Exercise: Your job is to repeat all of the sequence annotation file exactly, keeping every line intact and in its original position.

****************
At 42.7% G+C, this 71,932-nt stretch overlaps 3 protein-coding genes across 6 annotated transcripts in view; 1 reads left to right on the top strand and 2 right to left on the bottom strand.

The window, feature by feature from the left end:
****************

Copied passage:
At 42.7% G+C, this 71,932-nt stretch overlaps 3 protein-coding genes across 6 annotated transcripts in view; 1 reads left to right on the top strand and 2 right to left on the bottom strand.

The window, feature by feature from the left end: